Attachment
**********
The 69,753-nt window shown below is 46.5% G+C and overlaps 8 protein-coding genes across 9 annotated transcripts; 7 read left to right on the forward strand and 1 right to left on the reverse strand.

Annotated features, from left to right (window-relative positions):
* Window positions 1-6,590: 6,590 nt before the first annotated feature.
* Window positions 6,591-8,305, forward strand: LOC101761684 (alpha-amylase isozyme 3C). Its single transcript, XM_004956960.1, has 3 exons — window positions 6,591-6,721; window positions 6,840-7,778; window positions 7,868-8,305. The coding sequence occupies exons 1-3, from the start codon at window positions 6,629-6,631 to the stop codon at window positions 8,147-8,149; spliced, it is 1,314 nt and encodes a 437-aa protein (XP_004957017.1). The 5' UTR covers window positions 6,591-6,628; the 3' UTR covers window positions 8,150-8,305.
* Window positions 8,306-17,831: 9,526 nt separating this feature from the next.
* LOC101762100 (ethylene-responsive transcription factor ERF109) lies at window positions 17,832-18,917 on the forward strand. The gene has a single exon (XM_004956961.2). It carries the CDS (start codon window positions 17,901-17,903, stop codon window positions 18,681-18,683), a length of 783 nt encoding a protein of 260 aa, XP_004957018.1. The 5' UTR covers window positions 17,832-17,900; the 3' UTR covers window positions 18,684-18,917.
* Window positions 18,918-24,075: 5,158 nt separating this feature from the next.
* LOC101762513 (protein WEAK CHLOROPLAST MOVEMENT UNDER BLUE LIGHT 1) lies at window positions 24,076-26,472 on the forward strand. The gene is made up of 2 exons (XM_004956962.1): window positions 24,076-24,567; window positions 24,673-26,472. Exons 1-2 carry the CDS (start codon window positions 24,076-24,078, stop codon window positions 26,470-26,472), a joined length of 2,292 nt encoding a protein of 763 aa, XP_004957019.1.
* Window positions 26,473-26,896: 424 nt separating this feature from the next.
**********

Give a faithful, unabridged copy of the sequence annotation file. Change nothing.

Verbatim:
The 69,753-nt window shown below is 46.5% G+C and overlaps 8 protein-coding genes across 9 annotated transcripts; 7 read left to right on the forward strand and 1 right to left on the reverse strand.

Annotated features, from left to right (window-relative positions):
* Window positions 1-6,590: 6,590 nt before the first annotated feature.
* Window positions 6,591-8,305, forward strand: LOC101761684 (alpha-amylase isozyme 3C). Its single transcript, XM_004956960.1, has 3 exons — window positions 6,591-6,721; window positions 6,840-7,778; window positions 7,868-8,305. The coding sequence occupies exons 1-3, from the start codon at window positions 6,629-6,631 to the stop codon at window positions 8,147-8,149; spliced, it is 1,314 nt and encodes a 437-aa protein (XP_004957017.1). The 5' UTR covers window positions 6,591-6,628; the 3' UTR covers window positions 8,150-8,305.
* Window positions 8,306-17,831: 9,526 nt separating this feature from the next.
* LOC101762100 (ethylene-responsive transcription factor ERF109) lies at window positions 17,832-18,917 on the forward strand. The gene has a single exon (XM_004956961.2). It carries the CDS (start codon window positions 17,901-17,903, stop codon window positions 18,681-18,683), a length of 783 nt encoding a protein of 260 aa, XP_004957018.1. The 5' UTR covers window positions 17,832-17,900; the 3' UTR covers window positions 18,684-18,917.
* Window positions 18,918-24,075: 5,158 nt separating this feature from the next.
* LOC101762513 (protein WEAK CHLOROPLAST MOVEMENT UNDER BLUE LIGHT 1) lies at window positions 24,076-26,472 on the forward strand. The gene is made up of 2 exons (XM_004956962.1): window positions 24,076-24,567; window positions 24,673-26,472. Exons 1-2 carry the CDS (start codon window positions 24,076-24,078, stop codon window positions 26,470-26,472), a joined length of 2,292 nt encoding a protein of 763 aa, XP_004957019.1.
* Window positions 26,473-26,896: 424 nt separating this feature from the next.